|WikiProject Mathematics||(Rated Start-class, Low-priority)|
The article states:
that defines is equivalent to the condition
- if and only if .
This is only true if T is a complete theory. Is it possible the article means : if and only if ?
Why Leibniz ?
It would be nice to see some indication of the rationale for this operator being named for Leibniz; what part of his work (presumably in a precursor of algebraic logic) does it encapsulate ? (c.f. my rationale for applying the same name to tensor operators obeying Leibniz's product rule, which I had done before hearing of the name's use in algebraic logic.) 126.96.36.199 (talk) 15:22, 4 January 2011 (UTC)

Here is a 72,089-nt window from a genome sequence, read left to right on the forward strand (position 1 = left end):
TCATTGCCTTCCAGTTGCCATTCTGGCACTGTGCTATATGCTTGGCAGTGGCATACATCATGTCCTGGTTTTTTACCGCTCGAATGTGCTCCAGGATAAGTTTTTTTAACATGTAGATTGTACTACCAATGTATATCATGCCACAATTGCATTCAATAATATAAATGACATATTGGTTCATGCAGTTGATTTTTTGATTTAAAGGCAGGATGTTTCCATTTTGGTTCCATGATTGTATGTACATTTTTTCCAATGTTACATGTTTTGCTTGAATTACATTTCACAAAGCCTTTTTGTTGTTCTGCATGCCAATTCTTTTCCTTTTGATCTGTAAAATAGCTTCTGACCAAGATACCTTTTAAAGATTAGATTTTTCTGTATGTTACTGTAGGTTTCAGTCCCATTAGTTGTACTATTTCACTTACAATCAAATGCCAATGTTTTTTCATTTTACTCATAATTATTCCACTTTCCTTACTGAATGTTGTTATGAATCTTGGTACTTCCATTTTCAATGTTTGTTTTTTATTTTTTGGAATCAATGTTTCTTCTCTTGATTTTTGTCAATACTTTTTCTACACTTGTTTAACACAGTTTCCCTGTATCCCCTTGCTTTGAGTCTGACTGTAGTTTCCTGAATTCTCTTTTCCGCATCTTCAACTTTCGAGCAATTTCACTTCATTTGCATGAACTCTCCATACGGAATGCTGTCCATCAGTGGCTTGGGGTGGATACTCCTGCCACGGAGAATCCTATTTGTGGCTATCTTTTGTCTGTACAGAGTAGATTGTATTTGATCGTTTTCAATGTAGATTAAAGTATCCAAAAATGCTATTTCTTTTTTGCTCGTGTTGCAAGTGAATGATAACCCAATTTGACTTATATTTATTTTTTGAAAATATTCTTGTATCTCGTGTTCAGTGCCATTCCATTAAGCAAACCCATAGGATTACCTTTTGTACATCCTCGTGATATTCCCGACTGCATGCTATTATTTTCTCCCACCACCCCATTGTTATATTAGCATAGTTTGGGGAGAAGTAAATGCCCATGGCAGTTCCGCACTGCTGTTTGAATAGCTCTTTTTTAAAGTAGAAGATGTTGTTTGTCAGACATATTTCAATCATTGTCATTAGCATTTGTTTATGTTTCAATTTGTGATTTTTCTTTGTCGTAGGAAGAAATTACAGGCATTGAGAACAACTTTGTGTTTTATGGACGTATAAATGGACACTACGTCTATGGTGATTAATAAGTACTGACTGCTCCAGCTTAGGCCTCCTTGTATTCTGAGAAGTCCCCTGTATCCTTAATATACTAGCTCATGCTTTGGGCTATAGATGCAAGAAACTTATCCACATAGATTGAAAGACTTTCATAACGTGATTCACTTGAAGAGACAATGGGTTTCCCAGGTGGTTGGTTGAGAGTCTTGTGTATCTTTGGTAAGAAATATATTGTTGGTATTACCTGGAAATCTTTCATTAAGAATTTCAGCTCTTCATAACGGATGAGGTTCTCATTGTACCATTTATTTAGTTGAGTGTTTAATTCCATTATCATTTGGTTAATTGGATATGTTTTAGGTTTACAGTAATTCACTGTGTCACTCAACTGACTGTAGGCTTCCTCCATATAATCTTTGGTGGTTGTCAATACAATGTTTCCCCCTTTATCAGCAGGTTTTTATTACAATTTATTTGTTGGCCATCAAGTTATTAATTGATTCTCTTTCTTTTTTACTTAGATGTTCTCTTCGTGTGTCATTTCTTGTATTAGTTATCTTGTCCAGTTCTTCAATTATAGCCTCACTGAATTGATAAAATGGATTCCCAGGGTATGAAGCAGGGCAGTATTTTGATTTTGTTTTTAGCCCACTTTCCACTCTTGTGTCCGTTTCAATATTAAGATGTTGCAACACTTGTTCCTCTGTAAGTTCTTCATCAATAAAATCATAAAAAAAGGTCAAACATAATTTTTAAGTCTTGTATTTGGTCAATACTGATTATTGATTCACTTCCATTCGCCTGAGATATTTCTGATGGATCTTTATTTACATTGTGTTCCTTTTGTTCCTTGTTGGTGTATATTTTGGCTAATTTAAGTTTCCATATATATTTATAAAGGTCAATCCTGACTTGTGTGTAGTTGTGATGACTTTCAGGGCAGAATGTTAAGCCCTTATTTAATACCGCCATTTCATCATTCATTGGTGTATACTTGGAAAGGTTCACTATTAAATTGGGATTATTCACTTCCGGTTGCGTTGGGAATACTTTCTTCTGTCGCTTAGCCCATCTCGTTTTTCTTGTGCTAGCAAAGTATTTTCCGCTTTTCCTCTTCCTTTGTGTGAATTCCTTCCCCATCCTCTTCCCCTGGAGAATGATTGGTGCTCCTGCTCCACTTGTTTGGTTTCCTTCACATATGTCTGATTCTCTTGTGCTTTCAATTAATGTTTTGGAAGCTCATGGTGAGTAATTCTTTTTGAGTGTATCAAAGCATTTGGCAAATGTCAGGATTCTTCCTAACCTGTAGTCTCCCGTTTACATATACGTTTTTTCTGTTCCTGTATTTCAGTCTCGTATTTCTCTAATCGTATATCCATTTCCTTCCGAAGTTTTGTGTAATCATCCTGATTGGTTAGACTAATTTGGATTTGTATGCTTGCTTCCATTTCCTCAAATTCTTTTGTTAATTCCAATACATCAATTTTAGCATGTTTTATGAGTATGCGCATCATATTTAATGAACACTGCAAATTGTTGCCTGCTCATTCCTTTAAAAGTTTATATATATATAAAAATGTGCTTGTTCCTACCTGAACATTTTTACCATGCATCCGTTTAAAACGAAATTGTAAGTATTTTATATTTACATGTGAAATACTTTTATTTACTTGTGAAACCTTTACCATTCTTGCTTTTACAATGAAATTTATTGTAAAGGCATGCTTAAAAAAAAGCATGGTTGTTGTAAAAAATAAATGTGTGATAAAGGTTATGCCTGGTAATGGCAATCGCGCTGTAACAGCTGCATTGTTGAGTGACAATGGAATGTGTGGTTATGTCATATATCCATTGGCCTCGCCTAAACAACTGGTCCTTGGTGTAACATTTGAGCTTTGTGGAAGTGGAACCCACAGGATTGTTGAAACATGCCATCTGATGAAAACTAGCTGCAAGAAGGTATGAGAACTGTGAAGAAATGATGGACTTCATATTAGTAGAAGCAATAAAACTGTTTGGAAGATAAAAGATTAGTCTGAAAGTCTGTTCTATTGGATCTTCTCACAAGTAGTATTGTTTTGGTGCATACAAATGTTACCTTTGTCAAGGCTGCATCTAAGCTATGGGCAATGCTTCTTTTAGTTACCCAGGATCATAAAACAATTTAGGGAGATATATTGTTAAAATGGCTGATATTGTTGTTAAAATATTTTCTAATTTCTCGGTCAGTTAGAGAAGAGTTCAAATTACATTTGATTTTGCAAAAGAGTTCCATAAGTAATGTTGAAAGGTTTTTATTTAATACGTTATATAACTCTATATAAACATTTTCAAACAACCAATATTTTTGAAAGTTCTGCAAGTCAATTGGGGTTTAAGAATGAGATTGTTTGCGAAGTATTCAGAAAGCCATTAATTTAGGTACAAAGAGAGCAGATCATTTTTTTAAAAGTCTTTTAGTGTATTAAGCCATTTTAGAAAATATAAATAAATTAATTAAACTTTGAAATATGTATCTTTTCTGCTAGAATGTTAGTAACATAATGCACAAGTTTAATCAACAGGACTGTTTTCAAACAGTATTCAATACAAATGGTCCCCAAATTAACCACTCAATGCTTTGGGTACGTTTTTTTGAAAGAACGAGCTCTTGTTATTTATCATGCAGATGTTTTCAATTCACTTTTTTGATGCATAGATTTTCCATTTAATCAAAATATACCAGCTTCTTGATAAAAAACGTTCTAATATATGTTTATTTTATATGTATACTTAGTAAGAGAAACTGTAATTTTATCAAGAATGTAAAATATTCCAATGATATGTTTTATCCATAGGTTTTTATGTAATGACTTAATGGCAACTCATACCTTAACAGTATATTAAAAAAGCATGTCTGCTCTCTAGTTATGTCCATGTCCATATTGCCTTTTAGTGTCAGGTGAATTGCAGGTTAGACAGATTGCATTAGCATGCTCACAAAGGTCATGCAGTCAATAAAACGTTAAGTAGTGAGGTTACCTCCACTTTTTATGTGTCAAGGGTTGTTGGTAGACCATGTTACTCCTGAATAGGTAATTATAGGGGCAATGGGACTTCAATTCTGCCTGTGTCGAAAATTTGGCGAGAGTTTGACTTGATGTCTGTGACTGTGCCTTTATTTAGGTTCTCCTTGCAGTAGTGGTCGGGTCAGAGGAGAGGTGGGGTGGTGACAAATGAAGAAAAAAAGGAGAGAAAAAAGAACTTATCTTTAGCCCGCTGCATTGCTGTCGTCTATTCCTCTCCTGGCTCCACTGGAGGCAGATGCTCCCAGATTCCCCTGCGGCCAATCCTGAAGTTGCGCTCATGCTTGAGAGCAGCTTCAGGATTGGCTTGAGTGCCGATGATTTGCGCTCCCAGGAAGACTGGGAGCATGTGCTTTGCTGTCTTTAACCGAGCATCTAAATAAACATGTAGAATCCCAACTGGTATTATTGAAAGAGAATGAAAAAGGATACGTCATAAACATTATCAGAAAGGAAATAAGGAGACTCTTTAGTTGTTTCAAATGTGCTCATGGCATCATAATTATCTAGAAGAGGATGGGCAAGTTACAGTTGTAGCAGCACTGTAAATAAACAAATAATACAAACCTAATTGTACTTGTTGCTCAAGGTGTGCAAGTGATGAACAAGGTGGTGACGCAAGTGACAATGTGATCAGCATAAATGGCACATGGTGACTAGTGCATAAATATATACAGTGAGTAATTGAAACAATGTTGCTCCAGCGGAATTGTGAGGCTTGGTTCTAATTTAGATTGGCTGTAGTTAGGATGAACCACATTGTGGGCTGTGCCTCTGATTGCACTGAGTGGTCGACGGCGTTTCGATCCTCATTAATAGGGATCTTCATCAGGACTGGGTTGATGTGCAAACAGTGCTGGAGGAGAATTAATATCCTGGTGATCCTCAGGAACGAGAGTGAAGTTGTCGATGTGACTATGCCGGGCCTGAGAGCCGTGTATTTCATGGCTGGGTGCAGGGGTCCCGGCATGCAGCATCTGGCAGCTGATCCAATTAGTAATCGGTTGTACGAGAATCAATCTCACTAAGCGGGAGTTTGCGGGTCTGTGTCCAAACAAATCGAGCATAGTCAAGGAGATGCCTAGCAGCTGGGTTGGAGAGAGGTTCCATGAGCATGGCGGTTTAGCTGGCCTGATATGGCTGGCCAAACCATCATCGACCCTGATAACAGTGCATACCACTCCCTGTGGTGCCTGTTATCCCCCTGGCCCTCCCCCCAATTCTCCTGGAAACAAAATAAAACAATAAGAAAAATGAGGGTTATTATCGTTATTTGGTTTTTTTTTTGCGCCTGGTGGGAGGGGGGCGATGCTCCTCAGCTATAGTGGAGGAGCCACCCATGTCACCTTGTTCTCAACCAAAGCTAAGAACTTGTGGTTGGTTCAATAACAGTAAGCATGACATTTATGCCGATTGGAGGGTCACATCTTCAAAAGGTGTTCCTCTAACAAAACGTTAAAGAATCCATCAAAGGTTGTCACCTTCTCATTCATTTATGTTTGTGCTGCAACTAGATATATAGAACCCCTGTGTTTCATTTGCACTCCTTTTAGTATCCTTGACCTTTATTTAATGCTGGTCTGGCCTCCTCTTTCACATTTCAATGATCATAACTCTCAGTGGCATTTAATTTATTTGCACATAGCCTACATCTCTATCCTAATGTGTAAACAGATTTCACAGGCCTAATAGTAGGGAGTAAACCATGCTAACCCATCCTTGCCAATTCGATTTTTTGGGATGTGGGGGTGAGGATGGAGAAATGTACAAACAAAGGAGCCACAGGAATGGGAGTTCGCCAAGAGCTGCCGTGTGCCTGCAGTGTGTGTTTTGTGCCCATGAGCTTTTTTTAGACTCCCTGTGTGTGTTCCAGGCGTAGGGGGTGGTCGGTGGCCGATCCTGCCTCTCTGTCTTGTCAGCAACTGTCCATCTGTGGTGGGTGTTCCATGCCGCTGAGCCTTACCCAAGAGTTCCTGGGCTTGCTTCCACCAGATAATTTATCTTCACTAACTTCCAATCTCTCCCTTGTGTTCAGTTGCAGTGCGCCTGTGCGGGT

- I can't tell for sure, but I think it is a reference to Leibniz's law.—Emil J. 15:30, 4 January 2011 (UTC)
Someone may want to add here the diagram from  p. 25. Of course, it would be better if all those notions are defined in the wiki article, which is currently far from doing, even for those classes that it does mention. Tijfo098 (talk) 05:57, 13 April 2011 (UTC)